- a custom, trait, belief, etc., peculiar to the United States of America or its citizens.
- a word, phrase, or other language feature that is especially characteristic of the English language as spoken or written in the U.S.
- such a word or phrase first recorded in American Engish.
- devotion to or preference for the U.S. and its institutions.
Origin of Americanism
Examples from the Web for americanisms
I thanked him for the item, resolving to add it to my list of curious Americanisms.Ruggles of Red Gap
Harry Leon Wilson
The expressions "right here" and "right there" are Americanisms.The Verbalist
Thomas Embly Osmun, (AKA Alfred Ayres)
He published a vocabulary of Americanisms, and a Greek and English lexicon.The Every Day Book of History and Chronology
The best of these collections of Americanisms, and by long odds, is Thornton's.
Thornton shows that jag, bust, bat and to crook the elbow are also Americanisms.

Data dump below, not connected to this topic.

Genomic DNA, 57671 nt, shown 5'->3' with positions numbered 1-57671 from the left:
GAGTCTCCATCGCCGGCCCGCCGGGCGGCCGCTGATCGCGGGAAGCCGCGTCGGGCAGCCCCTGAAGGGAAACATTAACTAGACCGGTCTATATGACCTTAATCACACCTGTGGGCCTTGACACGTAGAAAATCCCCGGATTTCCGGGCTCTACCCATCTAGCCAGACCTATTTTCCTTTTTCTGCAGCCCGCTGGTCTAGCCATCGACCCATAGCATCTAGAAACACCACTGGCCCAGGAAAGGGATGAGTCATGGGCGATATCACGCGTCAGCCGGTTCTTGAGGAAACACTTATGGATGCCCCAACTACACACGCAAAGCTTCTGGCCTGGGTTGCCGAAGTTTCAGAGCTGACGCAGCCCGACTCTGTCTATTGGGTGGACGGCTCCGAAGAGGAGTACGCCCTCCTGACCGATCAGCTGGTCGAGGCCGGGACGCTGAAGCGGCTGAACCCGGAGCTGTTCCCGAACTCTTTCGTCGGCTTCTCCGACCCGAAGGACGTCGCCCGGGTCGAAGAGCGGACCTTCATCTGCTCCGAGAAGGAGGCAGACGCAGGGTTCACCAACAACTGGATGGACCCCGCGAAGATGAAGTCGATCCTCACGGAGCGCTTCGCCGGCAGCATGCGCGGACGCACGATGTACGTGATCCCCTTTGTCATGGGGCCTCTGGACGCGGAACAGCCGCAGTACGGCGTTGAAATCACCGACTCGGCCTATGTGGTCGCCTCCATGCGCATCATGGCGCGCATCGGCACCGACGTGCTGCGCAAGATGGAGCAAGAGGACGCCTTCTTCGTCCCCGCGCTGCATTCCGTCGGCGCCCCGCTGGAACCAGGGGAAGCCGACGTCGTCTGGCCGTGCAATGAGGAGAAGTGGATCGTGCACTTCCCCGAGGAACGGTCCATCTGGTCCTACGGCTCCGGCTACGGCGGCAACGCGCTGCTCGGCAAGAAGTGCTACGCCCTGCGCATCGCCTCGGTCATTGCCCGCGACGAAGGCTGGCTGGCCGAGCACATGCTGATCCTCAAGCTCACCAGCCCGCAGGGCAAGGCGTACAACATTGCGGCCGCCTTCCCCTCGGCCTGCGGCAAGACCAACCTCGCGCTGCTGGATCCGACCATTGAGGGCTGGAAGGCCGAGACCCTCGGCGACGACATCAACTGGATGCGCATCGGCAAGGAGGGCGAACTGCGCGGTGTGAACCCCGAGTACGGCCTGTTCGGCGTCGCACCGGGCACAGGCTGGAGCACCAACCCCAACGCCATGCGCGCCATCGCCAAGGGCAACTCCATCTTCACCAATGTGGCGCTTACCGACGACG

- a custom, linguistic usage, or other feature peculiar to or characteristic of the United States, its people, or their culture
- loyalty to the United States, its people, customs, etc
Word Origin and History for americanisms
1781, in reference to words or phrases distinct from British use, coined by John Witherspoon (1723-1794), president of Princeton College, from American + -ism. (American English "English language as spoken in the United States" is first recorded 1806, in Webster.) Americanism in the patriotic sense "attachment to the U.S." is attested from 1797, first found in the writings of Thomas Jefferson.